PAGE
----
On Wednesday (25th) the Chancellor will announce the results of a one-year Spending Review, setting departmental limits for 2021-22. This will not be a full Budget – let alone a multi-year programme of tax increases or spending cuts. But there is still a huge amount of (mostly unhelpful) speculation about what might be in it, and what’s coming next.
In part this is because the Office for Budget Responsibility will publish its latest forecasts for the economy and public finances alongside the Spending Review. These numbers are likely to be horrendous. This year’s budget deficit could easily top £400 billion, or 20% of national income (as measured by GDP). The stock of debt has already reached £2 trillion, or 100% of GDP. That’s more than £100,000 for every family in the UK.
It’s therefore understandable that many commentators think that tax hikes are inevitable – the only questions are which taxes, when, and by how much. But I’d begin by asking whether taxes have to rise at all.
The key point is that the shock to the public finances is temporary and manageable. The annual deficit will narrow again as the economy recovers from Covid. The extra debt taken on to pay for the pandemic doesn’t itself have to be repaid, because it can be rolled over by selling new government bonds (gilts) as old ones mature.
Indeed, this is what almost always happens: the OBR database shows that the last time the government ran a budget surplus was in 2000-01, since when debt has climbed by over £1,700 billion.
Of course, the government still has to pay interest on this debt. But this is currently very cheap: it costs the UK government just 0.3% a year to borrow for 10 years from the private sector, and even less when gilts are then bought by the Bank of England (which repays the interest to the Treasury, less the 0.1% it pays on the reserves issued to finance the gilt purchases).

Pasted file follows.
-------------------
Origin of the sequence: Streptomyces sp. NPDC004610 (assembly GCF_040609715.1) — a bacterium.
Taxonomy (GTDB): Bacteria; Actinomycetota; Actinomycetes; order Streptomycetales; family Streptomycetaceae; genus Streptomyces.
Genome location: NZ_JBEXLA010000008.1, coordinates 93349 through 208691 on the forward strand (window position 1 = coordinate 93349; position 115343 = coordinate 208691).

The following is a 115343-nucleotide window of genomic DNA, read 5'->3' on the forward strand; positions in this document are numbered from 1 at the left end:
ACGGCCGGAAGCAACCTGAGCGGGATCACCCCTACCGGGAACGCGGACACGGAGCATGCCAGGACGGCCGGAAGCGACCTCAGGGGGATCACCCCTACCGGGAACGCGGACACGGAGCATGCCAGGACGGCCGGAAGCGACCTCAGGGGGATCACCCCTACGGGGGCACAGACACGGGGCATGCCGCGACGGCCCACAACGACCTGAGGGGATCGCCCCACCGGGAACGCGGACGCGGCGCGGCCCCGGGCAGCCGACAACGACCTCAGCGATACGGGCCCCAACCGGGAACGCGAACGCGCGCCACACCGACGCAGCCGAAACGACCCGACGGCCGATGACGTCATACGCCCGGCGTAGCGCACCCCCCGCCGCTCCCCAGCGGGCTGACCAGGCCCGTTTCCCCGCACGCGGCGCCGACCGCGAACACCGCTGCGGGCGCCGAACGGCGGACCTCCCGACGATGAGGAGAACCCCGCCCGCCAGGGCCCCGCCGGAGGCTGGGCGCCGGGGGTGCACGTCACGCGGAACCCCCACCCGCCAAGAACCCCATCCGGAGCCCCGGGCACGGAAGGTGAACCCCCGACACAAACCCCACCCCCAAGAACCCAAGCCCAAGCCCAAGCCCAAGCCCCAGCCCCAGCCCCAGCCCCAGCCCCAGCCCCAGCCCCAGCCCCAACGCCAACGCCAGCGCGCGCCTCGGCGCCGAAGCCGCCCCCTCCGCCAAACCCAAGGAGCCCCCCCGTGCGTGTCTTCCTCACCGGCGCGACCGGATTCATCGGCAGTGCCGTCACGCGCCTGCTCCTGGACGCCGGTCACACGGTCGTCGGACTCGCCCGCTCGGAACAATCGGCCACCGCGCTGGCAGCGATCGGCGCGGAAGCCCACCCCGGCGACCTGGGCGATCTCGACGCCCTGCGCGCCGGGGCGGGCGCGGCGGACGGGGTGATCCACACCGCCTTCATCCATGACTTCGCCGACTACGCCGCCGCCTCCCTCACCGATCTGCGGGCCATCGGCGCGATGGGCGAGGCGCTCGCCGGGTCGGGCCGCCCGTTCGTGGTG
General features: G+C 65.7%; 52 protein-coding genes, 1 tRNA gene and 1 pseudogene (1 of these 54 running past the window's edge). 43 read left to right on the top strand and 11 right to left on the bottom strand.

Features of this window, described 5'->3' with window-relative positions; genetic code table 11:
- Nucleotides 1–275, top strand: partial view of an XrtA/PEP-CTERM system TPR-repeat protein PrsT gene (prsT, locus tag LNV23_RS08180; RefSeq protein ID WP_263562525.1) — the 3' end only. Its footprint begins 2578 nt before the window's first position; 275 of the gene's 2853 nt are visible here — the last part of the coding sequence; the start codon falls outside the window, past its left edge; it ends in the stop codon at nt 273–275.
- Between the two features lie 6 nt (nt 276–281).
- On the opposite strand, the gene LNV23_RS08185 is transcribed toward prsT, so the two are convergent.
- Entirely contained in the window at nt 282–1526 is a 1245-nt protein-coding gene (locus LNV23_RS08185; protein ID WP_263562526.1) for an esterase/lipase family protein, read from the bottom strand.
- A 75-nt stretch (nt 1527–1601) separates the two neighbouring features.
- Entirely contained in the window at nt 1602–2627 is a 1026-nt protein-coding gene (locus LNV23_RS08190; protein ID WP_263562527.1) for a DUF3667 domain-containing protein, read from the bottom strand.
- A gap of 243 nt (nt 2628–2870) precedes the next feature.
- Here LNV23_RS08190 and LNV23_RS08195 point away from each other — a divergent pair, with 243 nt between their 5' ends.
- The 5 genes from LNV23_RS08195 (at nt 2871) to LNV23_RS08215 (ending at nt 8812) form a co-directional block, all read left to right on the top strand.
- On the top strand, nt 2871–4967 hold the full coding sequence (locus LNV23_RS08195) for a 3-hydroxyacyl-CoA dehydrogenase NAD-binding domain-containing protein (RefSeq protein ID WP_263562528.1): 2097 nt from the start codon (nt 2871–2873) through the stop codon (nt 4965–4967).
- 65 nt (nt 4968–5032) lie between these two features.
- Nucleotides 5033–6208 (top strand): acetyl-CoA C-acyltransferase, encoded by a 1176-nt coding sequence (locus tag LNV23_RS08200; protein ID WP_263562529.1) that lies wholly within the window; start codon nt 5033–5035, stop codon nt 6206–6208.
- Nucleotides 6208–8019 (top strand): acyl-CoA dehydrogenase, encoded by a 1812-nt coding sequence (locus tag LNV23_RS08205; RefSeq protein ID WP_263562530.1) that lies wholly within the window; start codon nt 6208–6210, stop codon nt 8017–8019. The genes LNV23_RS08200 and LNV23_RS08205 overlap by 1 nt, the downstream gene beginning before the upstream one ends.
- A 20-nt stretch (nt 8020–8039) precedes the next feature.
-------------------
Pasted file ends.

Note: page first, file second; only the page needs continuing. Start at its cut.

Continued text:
Even if interest rates do rise soon, the long average remaining life of UK gilts (about 15 years) means that cheap borrowing is locked in for an extended period.
Above all, what matters most is the burden relative to national income, rather than the headline numbers in billions (or even trillions) of pounds. Indeed, the UK’s public debt has been far higher in the past as a share of GDP, and this ratio is still low compared to many other countries.
But suppose that more does need to be done to repair the public finances. Here, at least, most agree that there is no urgency. Even the Resolution Foundation, which has proposed tax rises of £40 billion (about £2,000 per family), has suggested waiting until ‘sometime after 2023-24’.
Even this could be too soon. Policy should focus on boosting growth and reducing the burden of debt that way – for the foreseeable future. Tax increases (or spending cuts) could simply hold back the recovery.
I would therefore wait until 2025 at the earliest. By then we will have a better idea of the long-term economic impact of the pandemic. I can see many reasons for optimism here, including the fact that unemployment has remained much lower than many feared, and the potential for productivity to be rebooted. The lifting of Brexit uncertainty (at last!) should help too.